This mastery was invented by Jana of House Tremere (Translyvanian Tribunal) in 1219 and quickly spread to members of House Jerbiton and other magi who has decided to set a personal flair to their spells.
What this spell mastery effect does is that for every level of spell Mastery you can have one special appearance of the spell. For example with Spell Mastery 3 on my incantation of lightning, I can have the standard Incantation of lightning, as well as one with green bolts of lightning, one that looks like a bird of lightnings flies straight towards the target as well as one that looks like a ball lightning rolling towards the target.
There are no mechanical effects in damage, range, target or duration. Just that the spells looks different from the standard way it looks.
I fear no one would want to take it. They could instead reinvent the spell from lab notes in a single season. They would then loose the advantage of other spell masteries for the spell but it seems that this might be a smaller deal tan taking another level of spell mastery.
There is the spell mastery that allows other spell masteries to be used with another level general spell, I think it could apply in this case as well.
I beg to differ. I think plenty of Mages would like some style with their "Signature Spell", and I would swear there are some Spell Mastery effects that get better the more ranks you have in Spell Mastery, so once you have made your "effective" choices, you might still want to raise your SP level in that spell. Why not some fluff?
Yup. It has more uses than pure aesthetics. I also agree that it might be a worthy feature for a spell. If your sigil is horse dung, the taste of herbs (MuIm5) spell might not be a very good spell on its own, for example.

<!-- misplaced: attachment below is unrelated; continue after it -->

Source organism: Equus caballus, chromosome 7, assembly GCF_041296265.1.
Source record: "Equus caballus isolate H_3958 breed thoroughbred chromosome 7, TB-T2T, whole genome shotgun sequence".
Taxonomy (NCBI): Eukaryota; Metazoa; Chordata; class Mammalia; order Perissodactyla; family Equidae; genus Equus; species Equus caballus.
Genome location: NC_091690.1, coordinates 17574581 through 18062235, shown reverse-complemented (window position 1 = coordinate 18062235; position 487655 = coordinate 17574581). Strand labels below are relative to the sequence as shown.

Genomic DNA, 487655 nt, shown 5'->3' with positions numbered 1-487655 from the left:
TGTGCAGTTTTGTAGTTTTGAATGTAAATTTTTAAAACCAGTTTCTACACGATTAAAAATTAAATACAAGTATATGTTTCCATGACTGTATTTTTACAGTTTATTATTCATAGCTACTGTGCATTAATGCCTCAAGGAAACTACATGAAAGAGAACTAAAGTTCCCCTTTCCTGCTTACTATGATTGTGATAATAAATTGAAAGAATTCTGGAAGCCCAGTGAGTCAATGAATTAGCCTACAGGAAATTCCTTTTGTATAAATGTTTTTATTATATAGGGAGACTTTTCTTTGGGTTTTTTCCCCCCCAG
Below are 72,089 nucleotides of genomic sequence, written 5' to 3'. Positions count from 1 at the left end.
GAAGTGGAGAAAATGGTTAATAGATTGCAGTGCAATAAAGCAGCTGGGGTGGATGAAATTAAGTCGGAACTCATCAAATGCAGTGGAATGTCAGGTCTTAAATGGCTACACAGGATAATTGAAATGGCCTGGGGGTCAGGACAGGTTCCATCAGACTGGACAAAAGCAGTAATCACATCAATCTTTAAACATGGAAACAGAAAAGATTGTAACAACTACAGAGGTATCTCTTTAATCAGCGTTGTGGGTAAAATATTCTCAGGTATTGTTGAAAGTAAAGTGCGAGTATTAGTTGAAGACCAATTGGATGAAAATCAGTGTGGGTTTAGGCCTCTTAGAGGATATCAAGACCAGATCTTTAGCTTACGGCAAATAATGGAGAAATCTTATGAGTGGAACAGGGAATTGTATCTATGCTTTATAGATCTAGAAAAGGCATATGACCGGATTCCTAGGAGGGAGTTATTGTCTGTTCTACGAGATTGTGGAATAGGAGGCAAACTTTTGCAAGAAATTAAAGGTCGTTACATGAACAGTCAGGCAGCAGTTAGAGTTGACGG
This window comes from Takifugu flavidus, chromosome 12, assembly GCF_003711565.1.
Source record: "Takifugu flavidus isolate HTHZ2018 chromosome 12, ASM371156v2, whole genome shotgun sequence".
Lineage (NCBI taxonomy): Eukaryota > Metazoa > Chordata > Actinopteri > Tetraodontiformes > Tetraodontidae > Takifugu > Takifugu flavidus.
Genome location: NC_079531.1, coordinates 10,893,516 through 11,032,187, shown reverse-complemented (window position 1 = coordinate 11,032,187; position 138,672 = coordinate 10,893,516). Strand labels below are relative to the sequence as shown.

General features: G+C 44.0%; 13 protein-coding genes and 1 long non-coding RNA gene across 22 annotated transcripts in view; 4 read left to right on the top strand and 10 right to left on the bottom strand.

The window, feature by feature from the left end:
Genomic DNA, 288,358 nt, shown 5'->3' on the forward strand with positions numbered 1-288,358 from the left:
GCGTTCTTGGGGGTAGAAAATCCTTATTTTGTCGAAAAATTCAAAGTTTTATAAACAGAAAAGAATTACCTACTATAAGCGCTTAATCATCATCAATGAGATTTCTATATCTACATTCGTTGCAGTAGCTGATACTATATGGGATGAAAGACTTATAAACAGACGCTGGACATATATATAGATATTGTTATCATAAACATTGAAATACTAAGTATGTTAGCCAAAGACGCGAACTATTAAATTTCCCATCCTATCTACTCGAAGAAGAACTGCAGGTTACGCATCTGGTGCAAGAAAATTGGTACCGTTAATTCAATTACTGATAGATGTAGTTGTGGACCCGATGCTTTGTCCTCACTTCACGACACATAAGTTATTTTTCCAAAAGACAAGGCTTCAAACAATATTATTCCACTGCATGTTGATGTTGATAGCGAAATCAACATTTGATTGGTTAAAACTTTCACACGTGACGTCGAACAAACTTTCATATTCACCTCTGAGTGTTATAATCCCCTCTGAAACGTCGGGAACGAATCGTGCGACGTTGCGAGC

Flourishes are described on page 60-61 of Houses of Hermes: Societates and basically allows a maga to subtly alter her casting sigil with a Finesse roll. The sample uses a character with a sigil of "oranges" which usually manifests as the smell of orange blossoms, but could be with a flourish to exhibit: the colour orange, the taste of oranges, or a citrus smell...
They don't require any special Mastery or virtues, but are generally exclusive to House Jerbiton anyway since the power has few practical applications (your sigil is still easily recognizable to Quaesitors) and thus only practiced by magi who care strongly about the aesthetic aspects of their magic.
I think that's the point. It's not meant for anything but an aesthetic display. It's not as if the mastery does anything useful, either. One could argue that some mastery abilities are better than others, but this one does nothing but changes the appearance of the spell.
In my opinion, that makes it the best mastery choice 8).
I love the idea of being able to bend the spell for aesthetic purpose. There could be other ways to implement this : virtue, competence ("fashionable magic" ?), but I like the idea that someone that has developped a special dedication to a particular spell may be emotionally bounded to that spell and want it to be more than just a tool.